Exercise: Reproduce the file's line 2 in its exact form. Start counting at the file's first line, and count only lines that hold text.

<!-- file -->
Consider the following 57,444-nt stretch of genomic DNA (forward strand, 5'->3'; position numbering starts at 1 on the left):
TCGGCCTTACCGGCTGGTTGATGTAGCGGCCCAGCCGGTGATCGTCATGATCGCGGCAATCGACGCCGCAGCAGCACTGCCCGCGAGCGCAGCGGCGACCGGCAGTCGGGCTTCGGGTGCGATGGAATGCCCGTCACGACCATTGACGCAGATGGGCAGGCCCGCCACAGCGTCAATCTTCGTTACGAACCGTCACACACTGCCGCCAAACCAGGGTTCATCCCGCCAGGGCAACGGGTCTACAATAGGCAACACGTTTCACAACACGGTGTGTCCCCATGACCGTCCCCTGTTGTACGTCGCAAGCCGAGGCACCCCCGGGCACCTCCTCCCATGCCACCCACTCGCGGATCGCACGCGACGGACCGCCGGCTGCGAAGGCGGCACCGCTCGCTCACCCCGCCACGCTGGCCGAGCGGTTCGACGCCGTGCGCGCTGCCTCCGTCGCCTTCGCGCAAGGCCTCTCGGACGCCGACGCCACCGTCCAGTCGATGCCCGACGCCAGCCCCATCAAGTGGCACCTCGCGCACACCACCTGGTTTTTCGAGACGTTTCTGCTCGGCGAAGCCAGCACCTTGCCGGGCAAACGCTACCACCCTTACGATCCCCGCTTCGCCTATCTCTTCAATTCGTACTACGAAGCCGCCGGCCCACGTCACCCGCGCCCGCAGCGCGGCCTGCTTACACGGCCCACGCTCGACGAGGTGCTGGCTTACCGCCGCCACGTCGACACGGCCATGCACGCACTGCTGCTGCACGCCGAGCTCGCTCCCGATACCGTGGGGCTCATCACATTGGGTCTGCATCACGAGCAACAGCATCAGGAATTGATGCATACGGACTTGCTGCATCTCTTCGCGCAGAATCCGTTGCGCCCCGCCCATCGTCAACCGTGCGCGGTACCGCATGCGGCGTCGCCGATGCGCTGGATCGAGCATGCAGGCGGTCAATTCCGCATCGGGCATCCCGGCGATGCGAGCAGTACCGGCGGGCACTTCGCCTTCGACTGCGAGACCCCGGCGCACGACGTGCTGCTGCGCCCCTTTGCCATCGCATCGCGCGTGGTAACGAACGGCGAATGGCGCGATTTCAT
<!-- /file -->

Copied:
TCGGCCTTACCGGCTGGTTGATGTAGCGGCCCAGCCGGTGATCGTCATGATCGCGGCAATCGACGCCGCAGCAGCACTGCCCGCGAGCGCAGCGGCGACCGGCAGTCGGGCTTCGGGTGCGATGGAATGCCCGTCACGACCATTGACGCAGATGGGCAGGCCCGCCACAGCGTCAATCTTCGTTACGAACCGTCACACACTGCCGCCAAACCAGGGTTCATCCCGCCAGGGCAACGGGTCTACAATAGGCAACACGTTTCACAACACGGTGTGTCCCCATGACCGTCCCCTGTTGTACGTCGCAAGCCGAGGCACCCCCGGGCACCTCCTCCCATGCCACCCACTCGCGGATCGCACGCGACGGACCGCCGGCTGCGAAGGCGGCACCGCTCGCTCACCCCGCCACGCTGGCCGAGCGGTTCGACGCCGTGCGCGCTGCCTCCGTCGCCTTCGCGCAAGGCCTCTCGGACGCCGACGCCACCGTCCAGTCGATGCCCGACGCCAGCCCCATCAAGTGGCACCTCGCGCACACCACCTGGTTTTTCGAGACGTTTCTGCTCGGCGAAGCCAGCACCTTGCCGGGCAAACGCTACCACCCTTACGATCCCCGCTTCGCCTATCTCTTCAATTCGTACTACGAAGCCGCCGGCCCACGTCACCCGCGCCCGCAGCGCGGCCTGCTTACACGGCCCACGCTCGACGAGGTGCTGGCTTACCGCCGCCACGTCGACACGGCCATGCACGCACTGCTGCTGCACGCCGAGCTCGCTCCCGATACCGTGGGGCTCATCACATTGGGTCTGCATCACGAGCAACAGCATCAGGAATTGATGCATACGGACTTGCTGCATCTCTTCGCGCAGAATCCGTTGCGCCCCGCCCATCGTCAACCGTGCGCGGTACCGCATGCGGCGTCGCCGATGCGCTGGATCGAGCATGCAGGCGGTCAATTCCGCATCGGGCATCCCGGCGATGCGAGCAGTACCGGCGGGCACTTCGCCTTCGACTGCGAGACCCCGGCGCACGACGTGCTGCTGCGCCCCTTTGCCATCGCATCGCGCGTGGTAACGAACGGCGAATGGCGCGATTTCAT